Ottawa's medical officer of health Dr. Vera Etches says she expects Halloween to return this year with some precautions.
Etches said trick-or-treating can be done safely since it is outdoors, but certain precautions must be taken to protect children who are not yet vaccinated.
She recommends outdoor gatherings only, while keeping them as small as possible, while trick-or-treating one family at a time and wearing a mask.
Last year, Ottawa residents were encouraged to stay at home on Halloween night. One year later, 84 per cent of Ottawa residents born in 2009 or earlier are fully vaccinated against COVID-19.
"Things are different this year. We have really good protection from the vaccine for more vulnerable populations," she told Robyn Bresnahan, host of CBC Radio's Ottawa Morning.
Ontario's chief medical officer of health, Dr. Kieran Moore, also released safety advice for Halloween at his weekly news conference Thursday afternoon.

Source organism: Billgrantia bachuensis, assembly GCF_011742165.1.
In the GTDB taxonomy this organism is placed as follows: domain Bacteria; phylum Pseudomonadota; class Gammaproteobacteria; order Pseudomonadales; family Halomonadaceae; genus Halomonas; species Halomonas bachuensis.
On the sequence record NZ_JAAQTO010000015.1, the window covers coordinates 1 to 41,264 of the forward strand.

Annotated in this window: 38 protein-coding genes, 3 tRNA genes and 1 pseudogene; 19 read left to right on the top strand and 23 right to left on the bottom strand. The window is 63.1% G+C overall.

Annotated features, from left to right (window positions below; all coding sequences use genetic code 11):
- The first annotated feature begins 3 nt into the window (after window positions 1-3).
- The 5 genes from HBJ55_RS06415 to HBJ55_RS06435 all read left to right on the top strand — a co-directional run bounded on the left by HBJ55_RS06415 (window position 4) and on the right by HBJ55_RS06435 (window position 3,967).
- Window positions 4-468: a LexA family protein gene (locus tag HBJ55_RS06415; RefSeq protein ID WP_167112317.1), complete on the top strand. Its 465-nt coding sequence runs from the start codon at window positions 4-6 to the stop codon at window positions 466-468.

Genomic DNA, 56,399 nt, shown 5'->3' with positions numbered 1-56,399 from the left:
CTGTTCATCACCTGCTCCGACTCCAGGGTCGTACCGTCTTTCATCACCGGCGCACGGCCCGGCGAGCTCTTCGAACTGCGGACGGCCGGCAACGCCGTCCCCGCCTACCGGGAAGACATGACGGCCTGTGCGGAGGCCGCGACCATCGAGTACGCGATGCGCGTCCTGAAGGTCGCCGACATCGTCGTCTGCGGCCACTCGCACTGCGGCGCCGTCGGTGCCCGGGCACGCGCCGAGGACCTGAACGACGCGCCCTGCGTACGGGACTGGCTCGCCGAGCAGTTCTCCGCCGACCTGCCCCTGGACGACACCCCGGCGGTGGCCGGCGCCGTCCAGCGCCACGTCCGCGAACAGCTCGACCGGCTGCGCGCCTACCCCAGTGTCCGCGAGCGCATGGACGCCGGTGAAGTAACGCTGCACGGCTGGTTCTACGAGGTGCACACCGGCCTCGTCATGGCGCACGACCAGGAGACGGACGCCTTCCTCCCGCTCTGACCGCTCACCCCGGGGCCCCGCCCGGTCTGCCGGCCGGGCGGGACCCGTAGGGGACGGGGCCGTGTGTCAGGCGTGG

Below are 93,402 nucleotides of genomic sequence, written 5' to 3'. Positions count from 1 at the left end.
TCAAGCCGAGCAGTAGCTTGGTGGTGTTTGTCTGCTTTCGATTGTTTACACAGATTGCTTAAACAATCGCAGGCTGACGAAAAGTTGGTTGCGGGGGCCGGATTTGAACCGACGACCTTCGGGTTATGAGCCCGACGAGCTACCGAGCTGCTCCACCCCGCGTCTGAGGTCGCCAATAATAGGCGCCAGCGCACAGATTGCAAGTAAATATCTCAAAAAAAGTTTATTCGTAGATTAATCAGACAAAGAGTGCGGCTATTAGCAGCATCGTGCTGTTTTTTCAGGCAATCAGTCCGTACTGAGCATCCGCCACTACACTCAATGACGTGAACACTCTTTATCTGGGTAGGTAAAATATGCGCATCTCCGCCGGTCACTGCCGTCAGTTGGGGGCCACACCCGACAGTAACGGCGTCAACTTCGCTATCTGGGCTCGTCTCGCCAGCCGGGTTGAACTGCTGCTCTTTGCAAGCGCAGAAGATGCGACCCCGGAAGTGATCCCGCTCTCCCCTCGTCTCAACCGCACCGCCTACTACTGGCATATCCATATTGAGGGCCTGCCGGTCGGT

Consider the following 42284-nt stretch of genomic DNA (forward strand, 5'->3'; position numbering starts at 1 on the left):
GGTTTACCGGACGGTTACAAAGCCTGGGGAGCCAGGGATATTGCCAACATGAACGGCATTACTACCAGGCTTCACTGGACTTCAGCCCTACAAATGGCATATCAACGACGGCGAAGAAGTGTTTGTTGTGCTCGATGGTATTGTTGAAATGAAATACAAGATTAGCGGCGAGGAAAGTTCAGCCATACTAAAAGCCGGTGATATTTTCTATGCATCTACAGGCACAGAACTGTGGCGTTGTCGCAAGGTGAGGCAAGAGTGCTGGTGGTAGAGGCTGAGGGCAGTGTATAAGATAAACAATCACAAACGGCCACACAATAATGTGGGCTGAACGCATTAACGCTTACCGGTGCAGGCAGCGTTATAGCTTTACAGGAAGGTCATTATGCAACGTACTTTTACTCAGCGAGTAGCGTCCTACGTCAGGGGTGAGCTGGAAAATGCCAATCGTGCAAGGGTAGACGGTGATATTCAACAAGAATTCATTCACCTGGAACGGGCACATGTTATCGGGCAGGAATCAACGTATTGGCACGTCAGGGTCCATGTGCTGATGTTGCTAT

4th wave much better place than 2nd wave
Last October, the second wave of the COVID-19 pandemic was in Ottawa and Ottawa Public Health reported more than 100 new cases per day. Just two weeks before Halloween 2020, the nation's capital had the highest per-capita rate of transmission in the province and a growing number of people in hospital with COVID-19.
The city is currently reporting about 40 new cases per day, a much lower per-capita rate, and a stable number of people in hospital, which has allowed for a return to something that closely resembles a normal Halloween.
Etches acknowledged families will likely gather, but she encouraged residents to continue to follow public health guidelines even when outdoors.
She said she encourages those with vulnerable family members to consider risk levels and "to find what's best for them."